Term Limits: The Lousiana Experience

By Rense Johnson

[Of the 20 states that have passed term limits for state legislators, Louisiana is the only state without a ballot initiative process to have done so. Ballot initiatives, which are unavailable to the citizens of Georgia, allow voters…

Privatization: Dispelling the Myths

By Kelly McCutchen

In reaction to the state’s new emphasis on competitive contracting of services, the state employees’ union has begun a full-scale campaign to stigmatize and discredit the concept of privatization. Their horror stories are…

What Are State-Owned Tidal Waters and Marshlands?

By Terry West

The following article originally appeared in the September 1998 issue of the Georgia Policy Review. 

Based on the Public Trust Doctrine of law, the lands beneath the waters subject to the ebb and flow of the tide are…

Welfare in the Real World: Does It Really Help Children?

By Rodney N. Kreider, M.D. F.A.A.P.

Recently, the Georgia Public Policy Foundation asked its members for examples of how government has affected their lives. The following article is one of the many responses we received.

I’m a board-certified…

Alternatives for Tort Reform In Georgia

By John G. Malcolm

An 81-year-old woman from New Mexico spills a cup of McDonald’s coffee on herself and suffers third-degree burns. A jury awards her $160,000 in compensatory damages and $2.7 million in punitive damages. A San…

Is Welfare Unfair?

By Pat Wilder

For over thirty years the issue of fairness has driven the dramatic expansion of welfare and social subsidy programs. Ironically, this pursuit of fairness has resulted in one of the least fair support systems that could ever be…

Telecommunications and Georgia’s Competitive Advantage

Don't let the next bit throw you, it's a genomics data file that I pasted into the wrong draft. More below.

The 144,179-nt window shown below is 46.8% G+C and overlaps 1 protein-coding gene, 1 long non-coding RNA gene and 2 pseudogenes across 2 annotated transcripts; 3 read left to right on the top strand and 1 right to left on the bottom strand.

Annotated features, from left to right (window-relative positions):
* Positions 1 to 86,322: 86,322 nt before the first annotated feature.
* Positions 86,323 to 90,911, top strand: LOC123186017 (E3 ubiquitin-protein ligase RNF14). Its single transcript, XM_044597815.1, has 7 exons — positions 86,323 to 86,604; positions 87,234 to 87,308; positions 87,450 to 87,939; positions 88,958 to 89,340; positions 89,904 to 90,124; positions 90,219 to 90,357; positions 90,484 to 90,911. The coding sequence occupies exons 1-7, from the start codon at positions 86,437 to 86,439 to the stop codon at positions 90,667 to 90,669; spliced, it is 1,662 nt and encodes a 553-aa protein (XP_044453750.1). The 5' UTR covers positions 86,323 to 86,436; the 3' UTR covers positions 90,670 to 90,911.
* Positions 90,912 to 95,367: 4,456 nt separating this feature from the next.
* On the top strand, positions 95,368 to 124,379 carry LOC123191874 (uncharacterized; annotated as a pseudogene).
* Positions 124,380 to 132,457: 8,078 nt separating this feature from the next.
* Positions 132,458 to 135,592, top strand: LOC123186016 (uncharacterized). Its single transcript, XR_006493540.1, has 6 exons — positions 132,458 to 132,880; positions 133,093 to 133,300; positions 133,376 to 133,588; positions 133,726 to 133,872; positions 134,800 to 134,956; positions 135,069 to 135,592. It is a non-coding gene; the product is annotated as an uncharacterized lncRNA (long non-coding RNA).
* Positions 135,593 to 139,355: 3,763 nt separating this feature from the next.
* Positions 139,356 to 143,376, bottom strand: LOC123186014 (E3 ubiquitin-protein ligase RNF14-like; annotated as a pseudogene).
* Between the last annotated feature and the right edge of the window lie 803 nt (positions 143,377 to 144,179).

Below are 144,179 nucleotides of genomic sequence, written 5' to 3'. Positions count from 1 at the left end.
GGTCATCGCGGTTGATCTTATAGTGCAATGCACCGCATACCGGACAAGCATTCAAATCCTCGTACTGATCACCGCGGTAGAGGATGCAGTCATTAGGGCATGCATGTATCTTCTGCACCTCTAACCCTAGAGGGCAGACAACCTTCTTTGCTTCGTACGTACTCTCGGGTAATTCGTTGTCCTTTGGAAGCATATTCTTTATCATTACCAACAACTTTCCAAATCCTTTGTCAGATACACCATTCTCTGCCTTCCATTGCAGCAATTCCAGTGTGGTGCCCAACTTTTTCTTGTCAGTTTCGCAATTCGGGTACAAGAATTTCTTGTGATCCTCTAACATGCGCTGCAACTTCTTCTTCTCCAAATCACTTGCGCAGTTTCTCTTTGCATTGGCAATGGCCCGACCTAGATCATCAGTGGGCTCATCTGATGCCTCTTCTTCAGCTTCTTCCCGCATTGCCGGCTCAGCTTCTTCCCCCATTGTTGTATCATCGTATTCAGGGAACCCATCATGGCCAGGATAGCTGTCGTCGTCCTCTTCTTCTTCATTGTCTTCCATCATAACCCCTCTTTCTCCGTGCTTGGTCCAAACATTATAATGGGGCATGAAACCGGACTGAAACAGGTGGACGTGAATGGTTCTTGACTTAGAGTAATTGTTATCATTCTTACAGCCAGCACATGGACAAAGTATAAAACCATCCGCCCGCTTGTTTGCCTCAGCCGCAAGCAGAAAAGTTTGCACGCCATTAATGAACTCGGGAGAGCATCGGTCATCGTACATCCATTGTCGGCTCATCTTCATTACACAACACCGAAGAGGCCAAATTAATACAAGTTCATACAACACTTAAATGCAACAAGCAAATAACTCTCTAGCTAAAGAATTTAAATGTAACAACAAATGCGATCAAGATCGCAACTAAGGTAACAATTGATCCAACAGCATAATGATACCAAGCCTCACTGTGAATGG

By William H. Read and Mark H. Read

 EXECUTIVE SUMMARY

From software development to telemedicine to broadcasting, many Georgia industries depend on the state’s telecommunications infrastructure. In addition, the telecommunications industry itself already employs some 50,000 professionals in Georgia.…

What Ever Happened to the Tenth Amendment?

By Kelly McCutchen

“The powers not delegated to the United States by the Constitution, nor prohibited by it to the states, are reserved to the states respectively, or to the people.” — Tenth Amendment, Constitution of the United States of America

The best…

Fight Gridlock in Georgia with the Discharge Petition

By Kelly McCutchen

For many years, members of the U.S. House of Representatives have managed to have it both ways–on record as favoring popular legislation, but going along with the House “leadership” to ensure that the legislation is…

Privatization of Hartsfield International Airport

By Lowell Evjen

Hartsfield International Airport is considered by many to be Atlanta’s most prized public possession and the economic engine that propelled her to prominence as the capital city of the “New South”. Atlanta’s need for funding to…

Price Controls For Drugs

By Paul H. Rubin

The Clinton health plan proposes several forms of price controls on pharmaceuticals sold in the United States, including a new bureaucracy (the Advisory Council on Breakthrough Drugs) that will determine if drug prices are “reasonable.” Clintoncare’s pricing…